Fridman will have company in the finale
The penultimate round of the GRENKE Chess Open concluded with tournament’s sole leader, GM Daniel Fridman, agreeing to a short draw against Aleksey Sarana of Russia in the premier encounter of the day. Benefitting from this, three out of the thirteen pursuers at 6/7 caught up with the German Grandmaster in the lead. As it stands, Fridman is leading alongside Anton Korobov, Samvel Ter-Sahakyan and compatriot, Alexander Donchenko while just a half point behind is a crowd of 16 players, itching for their chance to catch up.
The leading four
On board two, Korobov kind of repeated the same tactic he had deployed in his fourth round game against Pier Luigi Basso. The difference this time was that it wasn’t as deadly, but it did yield him a better position.
Position after 28.Red1
Korobov was black here against GM Aleksey Sarana of Russia. After 27…d4, white decided to pin the ‘d’ pawn 28.Red1. But the thing with relative pins is that sometimes, they can be illusory. Korobov paid no heed to the fact that he might lose a rook and continued with 28…dxe3! And after 29.Rxd8, there followed 29…e2 30.Rxe8+ Nxe8 31.Rg1. And it was here that we saw a rerun of Korobov’s fourth round tactic.
31…Qxg1! (left) The queen sacrifices itself and resurrects soon after. Is this tactical motif a strangely befitting analogy to the Easter season? In a few more moves, Korobov had won a piece and had no problem converting the game.
Samvel Ter-Sahakyan versus Thomas Beerdsen also featured a tactical oversight. Beerdsen, playing black, also overlooked a pinning tactic on the 20th move of the game.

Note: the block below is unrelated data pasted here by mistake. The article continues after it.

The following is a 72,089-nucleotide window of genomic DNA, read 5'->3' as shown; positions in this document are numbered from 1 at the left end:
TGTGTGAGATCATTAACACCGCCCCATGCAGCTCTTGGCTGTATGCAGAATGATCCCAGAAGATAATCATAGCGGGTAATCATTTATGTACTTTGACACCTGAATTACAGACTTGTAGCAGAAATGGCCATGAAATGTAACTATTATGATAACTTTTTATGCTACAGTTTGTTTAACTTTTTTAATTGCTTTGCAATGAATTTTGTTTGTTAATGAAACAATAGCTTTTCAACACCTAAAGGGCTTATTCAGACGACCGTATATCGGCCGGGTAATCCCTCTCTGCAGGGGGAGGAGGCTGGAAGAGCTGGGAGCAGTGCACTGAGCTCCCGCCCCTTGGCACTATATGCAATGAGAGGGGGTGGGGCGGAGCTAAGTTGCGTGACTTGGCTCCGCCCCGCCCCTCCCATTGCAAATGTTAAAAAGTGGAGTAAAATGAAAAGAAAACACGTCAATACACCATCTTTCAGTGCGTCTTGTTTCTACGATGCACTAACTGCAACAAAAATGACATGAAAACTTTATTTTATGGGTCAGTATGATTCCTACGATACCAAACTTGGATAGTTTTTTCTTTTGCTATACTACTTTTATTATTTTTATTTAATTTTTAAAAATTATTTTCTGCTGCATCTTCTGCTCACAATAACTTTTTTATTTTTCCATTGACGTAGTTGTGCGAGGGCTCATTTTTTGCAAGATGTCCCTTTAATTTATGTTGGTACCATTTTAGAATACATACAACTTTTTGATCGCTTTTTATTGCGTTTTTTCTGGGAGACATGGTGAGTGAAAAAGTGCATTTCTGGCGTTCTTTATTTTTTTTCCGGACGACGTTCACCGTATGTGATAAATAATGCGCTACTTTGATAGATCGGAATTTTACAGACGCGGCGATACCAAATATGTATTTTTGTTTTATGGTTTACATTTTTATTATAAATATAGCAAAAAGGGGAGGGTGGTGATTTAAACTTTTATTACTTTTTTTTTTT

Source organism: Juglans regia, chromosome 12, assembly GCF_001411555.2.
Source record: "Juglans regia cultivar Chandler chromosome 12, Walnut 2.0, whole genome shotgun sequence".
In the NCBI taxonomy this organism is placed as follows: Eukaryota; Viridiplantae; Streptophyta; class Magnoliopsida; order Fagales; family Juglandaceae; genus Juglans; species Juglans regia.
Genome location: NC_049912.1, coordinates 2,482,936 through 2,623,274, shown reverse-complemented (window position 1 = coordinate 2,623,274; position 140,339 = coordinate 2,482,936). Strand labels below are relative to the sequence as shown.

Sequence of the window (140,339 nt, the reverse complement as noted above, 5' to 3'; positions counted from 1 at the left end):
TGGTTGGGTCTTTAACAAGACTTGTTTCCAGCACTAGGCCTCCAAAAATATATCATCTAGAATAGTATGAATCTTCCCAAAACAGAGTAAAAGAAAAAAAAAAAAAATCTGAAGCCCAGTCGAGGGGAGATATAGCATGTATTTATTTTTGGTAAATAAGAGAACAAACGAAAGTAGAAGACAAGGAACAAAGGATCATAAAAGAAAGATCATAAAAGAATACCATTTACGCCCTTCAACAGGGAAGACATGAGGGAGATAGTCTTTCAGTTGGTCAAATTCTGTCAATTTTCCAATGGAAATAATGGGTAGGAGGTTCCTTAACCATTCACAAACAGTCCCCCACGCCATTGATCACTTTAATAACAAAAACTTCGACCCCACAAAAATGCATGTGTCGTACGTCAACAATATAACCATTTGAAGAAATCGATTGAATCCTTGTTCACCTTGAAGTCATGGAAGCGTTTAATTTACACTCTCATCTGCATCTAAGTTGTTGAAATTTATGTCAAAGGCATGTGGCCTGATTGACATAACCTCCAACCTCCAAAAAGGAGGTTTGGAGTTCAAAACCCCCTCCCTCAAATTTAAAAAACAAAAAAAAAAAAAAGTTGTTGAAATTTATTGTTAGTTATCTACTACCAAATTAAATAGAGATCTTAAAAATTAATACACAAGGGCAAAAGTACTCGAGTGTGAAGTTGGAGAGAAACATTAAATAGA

Position after 19.Bg4
Black’s 19…e5 here allowed Samvel to take the d7 bishop. If a recapture is made on d7, white can, of course, exploit the pin on the ‘d’ file with 21.Bxe5. Play continued 20.Bxd7 exd4 21.Bg4 g6 and 22.Bxh5. With so many pawn weaknesses, Beerdsen did not survive for long.
The game between Alexander Donchenko and Pere Garriga Carzola was a closed Catalan in which the latter went wrong very early in the game and ended up in a cramped position. With a strong attack and a much better position, Donchenko had little problems converting.
In the final round, the race for the title and a ticket to the Classic will be mainly between the four leaders who will be playing each other in the final round. Korobov is slated to Ter-Sahakyan while board two will see an all-German matchup between Donchenko and Fridman.
Round 9 pairings (top 10 boards)
|1||3||Korobov, Anton||20||Ter-Sahakyan, Samvel||-|
|2||28||Donchenko, Alexander||8||Fridman, Daniel||-|
|3||31||Lopez Martinez, Josep Manuel||5||Kuzubov, Yuriy||-|
|4||7||Sarana, Alexey||18||Svane, Rasmus||-|
|5||11||Esipenko, Andrey||35||Gareyev, Timur||-|
|6||37||Werle, Jan||12||Heimann, Andreas||-|
|7||13||Banusz, Tamas||36||Neiksans, Arturs||-|
|8||14||Bosiocic, Marin||42||Gukesh D||-|
|9||15||Tabatabaei, M.amin||58||Engel, Luis||-|
|10||17||Bluebaum, Matthias||65||Warmerdam, Max||-|
The video team of the GRENKE Chess Open shoots numerous videos every day. The interviews and impressions of the events in Karlsruhe can be viewed on the YouTube channel GRENKE Chess.